Am I Optimistic About the Economy?

Paul Atherton |
Essential Insights


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Photo of a graph going down with a red arrow pointing below the image and text reading "WORLD CRISIS COMING?"
When it comes to the economy’s future, one thing will make all the difference.

When you are worried about making money (or losing it) on the stock market, you need to worry about many competing and divergent factors.

Factors like: company performance, the emergence of new technologies, good (and bad) management, and probably most importantly, the performance of the global economy.

Many believe, in fact, that if you get the last part right and the global economy does well, everything else will fall into place.

There used to be a saying in investing that roughly went ‘pick a company that sells a product so good, that even an idiot could run it because, eventually, one will’.

It’s a great saying because it’s true.

I might apply a modified version to investing—invest in a stock market with an economy so good that even an idiot can make money.

Now, thanks to my experience, I can make sound investing decisions faster than most, which usually means making more money faster than those without the expertise and know-how.

But the other benefit to a booming economy is there’s a lot of forgiveness (and a lot more wiggle room) if you make a poor prediction.

Additional to this forgiveness is the fact that a booming economy sends me (and every other investor) an unmistakable signal.

That signal is to take on more risk.

What do I mean by “take on more risk”?

When I say I’ll take on more risks, I actually mean buying more stocks and growth investments.

Stocks and other growth assets are riskier. As with most things, high risk equals high reward. So, you will make more when times are great…but you will get punished when times are tough.

If I expect times to be tough. I would buy more bonds or hold more cash. This is defensive investing.

Bonds produce a cash income and tend to be a source of safety during tough times. In other words, when stocks go down, bonds go up. Not always, but a decent rule of thumb most investors use.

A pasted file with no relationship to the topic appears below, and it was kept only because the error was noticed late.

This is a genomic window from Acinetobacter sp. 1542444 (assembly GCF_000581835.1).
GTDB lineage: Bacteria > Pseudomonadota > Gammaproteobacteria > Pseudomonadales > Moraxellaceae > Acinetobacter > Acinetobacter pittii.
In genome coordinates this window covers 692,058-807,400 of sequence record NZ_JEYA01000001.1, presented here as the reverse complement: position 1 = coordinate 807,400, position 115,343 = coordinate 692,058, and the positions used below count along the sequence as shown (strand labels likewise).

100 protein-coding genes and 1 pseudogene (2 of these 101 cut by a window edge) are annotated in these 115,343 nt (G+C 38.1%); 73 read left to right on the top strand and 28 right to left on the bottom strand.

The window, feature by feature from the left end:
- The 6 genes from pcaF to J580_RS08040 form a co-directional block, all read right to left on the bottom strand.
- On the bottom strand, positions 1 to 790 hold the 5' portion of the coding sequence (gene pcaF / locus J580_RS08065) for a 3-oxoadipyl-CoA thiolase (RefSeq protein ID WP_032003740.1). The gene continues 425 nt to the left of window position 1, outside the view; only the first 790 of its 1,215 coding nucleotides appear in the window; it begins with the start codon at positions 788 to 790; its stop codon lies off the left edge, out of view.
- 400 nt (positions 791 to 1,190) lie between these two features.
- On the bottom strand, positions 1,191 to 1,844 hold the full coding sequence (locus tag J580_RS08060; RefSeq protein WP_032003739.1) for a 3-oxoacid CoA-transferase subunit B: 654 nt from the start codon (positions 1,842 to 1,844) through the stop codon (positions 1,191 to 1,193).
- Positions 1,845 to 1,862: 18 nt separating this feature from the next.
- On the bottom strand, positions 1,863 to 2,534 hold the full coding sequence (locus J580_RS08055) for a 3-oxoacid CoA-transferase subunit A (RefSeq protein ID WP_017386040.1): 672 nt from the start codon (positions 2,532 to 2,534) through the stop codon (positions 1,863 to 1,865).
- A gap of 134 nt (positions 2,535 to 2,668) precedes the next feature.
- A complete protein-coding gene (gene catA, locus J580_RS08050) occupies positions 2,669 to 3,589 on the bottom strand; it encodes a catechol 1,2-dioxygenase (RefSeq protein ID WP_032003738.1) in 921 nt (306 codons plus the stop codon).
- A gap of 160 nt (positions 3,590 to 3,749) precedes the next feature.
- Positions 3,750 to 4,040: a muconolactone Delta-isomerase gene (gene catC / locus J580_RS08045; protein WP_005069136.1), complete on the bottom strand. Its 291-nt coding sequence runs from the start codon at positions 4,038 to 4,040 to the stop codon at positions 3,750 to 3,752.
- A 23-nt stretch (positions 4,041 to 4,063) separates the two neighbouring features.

These need to be adjusted of course to your own personal circumstances.

However, it does brings me to my topic of today.

Am I optimistic about the future?

Before I answer that great question, let me first state that over the last 100 years, it has paid to be optimistic.

Optimism makes more money than pessimism.

Despite two world wars, many minor wars and some rather average presidents, the markets have continued to go up.

Don’t believe me?

If my parents had placed $10k into an S&P 500 account (S&P average returns have been 12% for the past 80 years) on my birthday 49 years ago, that investment would be worth over $2.5m today.

Parents, take note!

So, does that mean I’m optimistic about the future? Do I really think investors will see similar growth?

You bet.

In fact, I am as optimistic, if not more, than I was during the 90s (and investors loved the 90s).

I would go so far as to say that the next ten years, the 2020s, will see the largest and most significant technological revolution in our history.

Yes, in the entire history of the human race.

Bold statement, I know.

And I want to cover this in a series of blogs on various technology breakthroughs I think will massively, positively impact our economic future.

Today, I want to talk about the convergence of three technologies that will revolutionise the energy sector.

Why? Because the energy sector revolution is the one I’m the most excited about.

Why is the energy sector a source of optimism?

Because, while many analysts on Wall Street concentrate on what the Federal Reserve (FED) is doing, I focus on the cost of energy.

Let me tell you why.

I believe that booming stock markets are underwritten by cheap energy.

Very few people say this. Almost no analysts talk about it… probably because they are too busy watching the FED.

But for me? No, I watch this like a hawk… and what is coming our way makes me unbelievably excited.

The graph below shows the cost of oil per barrel since 2008. The greyed-out areas are recession years.